Opponents of Myanmar’s military coup gathered on Wednesday for what they hope will be a major show of opposition to the army’s assertion of public support for overthrowing elected leader Aung San Suu Kyi, despite its promise of new elections.
Protesters are deeply sceptical of the junta’s assurances, given at a news conference on Tuesday, that there would be a fair election and it would hand over power, even as police filed an additional charge against Suu Kyi.
The Nobel Peace laureate, detained since the Feb. 1 coup, now faces a charge of violating a Natural Disaster Management Law as well as charges of illegally importing six walkie talkie radios. At a hearing by video conference on Tuesday, her next hearing was set for March 1.
“What they said was totally untrue. I don’t acknowledge them at all,” a protester who gave her name as Khin said of the military’s news conference, when it again defended the coup saying a Nov. 8 election, swept by Suu Kyi’s party, was fraudulent.
“They said there was vote fraud but look at the people here now,” said Khin who was among thousands gathering at the Sule Pagoda, a central protest site in the main city of Yangon.
The coup that cut short the Southeast Asian country’s unsteady transition towards democracy has prompted daily demonstrations since Feb. 6, some drawing hundreds of thousands of people.
The takeover has also drawn strong Western criticism, with renewed anger from Washington and London over the additional charge for Suu Kyi. Although China has taken a softer line, its ambassador in Myanmar on Tuesday dismissed accusations it supported the coup.
U.N. Special Rapporteur Tom Andrews said he feared the possibility of violence against the protesters and made an urgent call on any country with influence over the generals, and businesses, to press them to avoid it.
“Continued repression of the people of Myanmar’s basic liberties and human rights must end immediately,” Andrews said in a statement.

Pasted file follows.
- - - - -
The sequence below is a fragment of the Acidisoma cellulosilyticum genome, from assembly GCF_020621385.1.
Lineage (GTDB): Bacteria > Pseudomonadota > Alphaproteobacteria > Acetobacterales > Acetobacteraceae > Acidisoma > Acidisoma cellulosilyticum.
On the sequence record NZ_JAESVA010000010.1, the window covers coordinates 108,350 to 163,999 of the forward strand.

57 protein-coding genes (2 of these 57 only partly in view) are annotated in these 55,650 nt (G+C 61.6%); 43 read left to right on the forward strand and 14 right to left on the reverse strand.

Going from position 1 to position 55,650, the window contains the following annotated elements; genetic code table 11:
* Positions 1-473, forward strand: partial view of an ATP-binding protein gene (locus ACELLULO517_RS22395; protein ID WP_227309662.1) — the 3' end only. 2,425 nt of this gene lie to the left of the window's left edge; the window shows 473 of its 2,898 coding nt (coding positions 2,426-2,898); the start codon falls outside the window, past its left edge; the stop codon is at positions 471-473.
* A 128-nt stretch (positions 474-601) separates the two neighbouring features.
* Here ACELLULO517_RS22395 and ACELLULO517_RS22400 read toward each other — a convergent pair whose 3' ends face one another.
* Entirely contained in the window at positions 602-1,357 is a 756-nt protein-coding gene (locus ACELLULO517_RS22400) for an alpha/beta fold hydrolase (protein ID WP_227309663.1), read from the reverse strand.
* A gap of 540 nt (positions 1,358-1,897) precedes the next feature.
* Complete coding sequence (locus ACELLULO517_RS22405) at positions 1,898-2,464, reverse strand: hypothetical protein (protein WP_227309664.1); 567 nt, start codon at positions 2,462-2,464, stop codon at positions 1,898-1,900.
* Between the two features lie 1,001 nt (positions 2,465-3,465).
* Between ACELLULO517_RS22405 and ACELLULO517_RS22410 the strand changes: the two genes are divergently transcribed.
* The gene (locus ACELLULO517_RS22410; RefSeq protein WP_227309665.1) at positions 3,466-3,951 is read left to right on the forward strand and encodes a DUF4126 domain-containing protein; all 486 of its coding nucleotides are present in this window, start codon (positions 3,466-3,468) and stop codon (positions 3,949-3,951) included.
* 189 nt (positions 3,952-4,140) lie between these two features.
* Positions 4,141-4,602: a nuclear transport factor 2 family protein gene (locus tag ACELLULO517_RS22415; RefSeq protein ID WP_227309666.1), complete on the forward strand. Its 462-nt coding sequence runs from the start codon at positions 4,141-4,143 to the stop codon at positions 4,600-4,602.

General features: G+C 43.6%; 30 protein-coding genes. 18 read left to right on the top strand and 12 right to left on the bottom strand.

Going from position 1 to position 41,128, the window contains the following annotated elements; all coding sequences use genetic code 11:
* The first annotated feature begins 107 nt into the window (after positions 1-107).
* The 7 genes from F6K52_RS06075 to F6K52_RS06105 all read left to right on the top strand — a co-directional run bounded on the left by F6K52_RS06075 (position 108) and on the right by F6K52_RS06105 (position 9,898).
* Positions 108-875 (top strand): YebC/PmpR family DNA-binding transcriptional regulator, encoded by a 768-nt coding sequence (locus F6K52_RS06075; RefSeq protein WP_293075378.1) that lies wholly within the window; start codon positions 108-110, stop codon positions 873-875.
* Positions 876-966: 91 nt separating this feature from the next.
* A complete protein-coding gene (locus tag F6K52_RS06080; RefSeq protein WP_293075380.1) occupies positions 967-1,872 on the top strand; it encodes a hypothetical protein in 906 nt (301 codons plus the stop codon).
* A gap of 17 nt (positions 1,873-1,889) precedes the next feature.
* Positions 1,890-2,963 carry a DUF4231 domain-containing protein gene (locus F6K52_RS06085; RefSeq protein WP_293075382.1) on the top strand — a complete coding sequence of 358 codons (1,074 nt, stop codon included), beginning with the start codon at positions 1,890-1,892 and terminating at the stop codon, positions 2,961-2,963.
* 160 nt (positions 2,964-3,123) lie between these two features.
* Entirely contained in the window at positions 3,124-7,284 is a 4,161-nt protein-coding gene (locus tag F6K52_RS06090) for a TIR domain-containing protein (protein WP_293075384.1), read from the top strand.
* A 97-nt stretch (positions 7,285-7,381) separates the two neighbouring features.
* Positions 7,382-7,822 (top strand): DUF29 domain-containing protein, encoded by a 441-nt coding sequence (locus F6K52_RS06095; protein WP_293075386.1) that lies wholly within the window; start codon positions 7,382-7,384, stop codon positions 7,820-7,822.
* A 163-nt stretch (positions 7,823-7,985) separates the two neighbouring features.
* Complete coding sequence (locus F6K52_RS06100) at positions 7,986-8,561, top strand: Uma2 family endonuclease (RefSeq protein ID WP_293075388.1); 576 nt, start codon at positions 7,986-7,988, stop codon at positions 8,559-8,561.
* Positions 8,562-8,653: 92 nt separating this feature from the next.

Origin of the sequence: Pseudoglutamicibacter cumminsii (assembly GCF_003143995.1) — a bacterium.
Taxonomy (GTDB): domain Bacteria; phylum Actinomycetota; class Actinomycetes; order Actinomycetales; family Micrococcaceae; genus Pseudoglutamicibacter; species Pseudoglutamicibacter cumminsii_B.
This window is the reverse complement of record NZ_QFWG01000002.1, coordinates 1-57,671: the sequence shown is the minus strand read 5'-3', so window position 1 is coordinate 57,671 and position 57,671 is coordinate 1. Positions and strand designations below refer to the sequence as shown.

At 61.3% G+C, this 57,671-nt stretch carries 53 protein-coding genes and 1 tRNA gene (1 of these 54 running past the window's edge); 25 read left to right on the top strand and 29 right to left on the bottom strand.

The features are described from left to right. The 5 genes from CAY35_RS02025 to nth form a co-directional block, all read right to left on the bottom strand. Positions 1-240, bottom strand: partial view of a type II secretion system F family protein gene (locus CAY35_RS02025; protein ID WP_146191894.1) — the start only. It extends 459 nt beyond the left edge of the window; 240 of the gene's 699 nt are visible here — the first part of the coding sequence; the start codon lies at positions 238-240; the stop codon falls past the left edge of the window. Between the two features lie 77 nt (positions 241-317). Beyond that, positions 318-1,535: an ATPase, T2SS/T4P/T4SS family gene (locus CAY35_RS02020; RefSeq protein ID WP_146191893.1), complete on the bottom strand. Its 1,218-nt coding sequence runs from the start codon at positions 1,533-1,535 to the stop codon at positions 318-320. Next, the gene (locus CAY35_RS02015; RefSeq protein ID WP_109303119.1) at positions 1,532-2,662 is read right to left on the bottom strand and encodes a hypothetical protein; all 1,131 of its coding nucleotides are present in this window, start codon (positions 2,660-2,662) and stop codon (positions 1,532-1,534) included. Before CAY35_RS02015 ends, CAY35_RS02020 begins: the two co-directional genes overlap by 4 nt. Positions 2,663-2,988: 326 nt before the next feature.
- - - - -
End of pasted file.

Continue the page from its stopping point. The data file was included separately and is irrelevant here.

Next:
In Yangon and elsewhere, motorists responded to a “broken-down car campaign” spreading on social media, stopping their supposedly stalled cars, with bonnets raised, on streets and bridges to block them to police and military trucks.
“We want the truth,” said Ko Ye, 26, whose taxi was part of the break-down protest at the Sule Pagoda.
“The truth is democracy and the release of Aung San Suu Kyi and President Win Myint”.
The president was also detained on the day of the coup.
Hundreds of people have been rounded up by the army since then, many of them in night-time raids. Those arrested include much of the NLD’s senior leadership.
The suspension of the internet at night has added to a sense of fear.
Myanmar’s Assistance Association for Political Prisoners group said more than 450 arrests had been made since the coup.
BACK UNDER HOUSE ARREST
The military said its takeover and declaration of a state of emergency was in line with the constitution that paved the way for democratic reforms.
“Our objective is to hold an election and hand power to the winning party,” Brigadier General Zaw Min Tun, spokesman for the ruling council, told the junta’s first news conference since overthrowing Suu Kyi’s government. He gave no time frame, but said the army would not be in power for long.
The last stretch of army rule lasted nearly half a century before democratic reforms began in 2011.
Suu Kyi, 75, spent nearly 15 years under house arrest for her efforts to end military rule.
Ruling council spokesman Zaw Min Tun dismissed the suggestion she and the ousted president were in detention, saying they were in their homes for their security while the law took its course. The president also faces charges under the natural disaster law.
The United States was “disturbed” by reports of the additional criminal charge against Suu Kyi, State Department spokesman Ned Price said. Washington imposed new sanctions last week on the Myanmar military. No additional measures were announced on Tuesday.
British Prime Minister Boris Johnson also decried the new criminal charge, saying it was “fabricated” by the military.
As well as the demonstrations in towns across the ethnically diverse country, a civil disobedience movement has brought strikes that are crippling many functions of government.
The unrest has revived memories of bloody suppression of protests under previous juntas.
Police have opened fire several times, mostly with rubber bullets, to disperse protesters. A protester who was shot in the head in Naypyitaw last week is not expected to survive.
Zaw Min Tun said a policeman had died of injuries sustained during a protest in the city of Mandalay on Monday.
He said the protesters were starting violence while the campaign of civil disobedience amounted to the illegal intimidation of civil servants.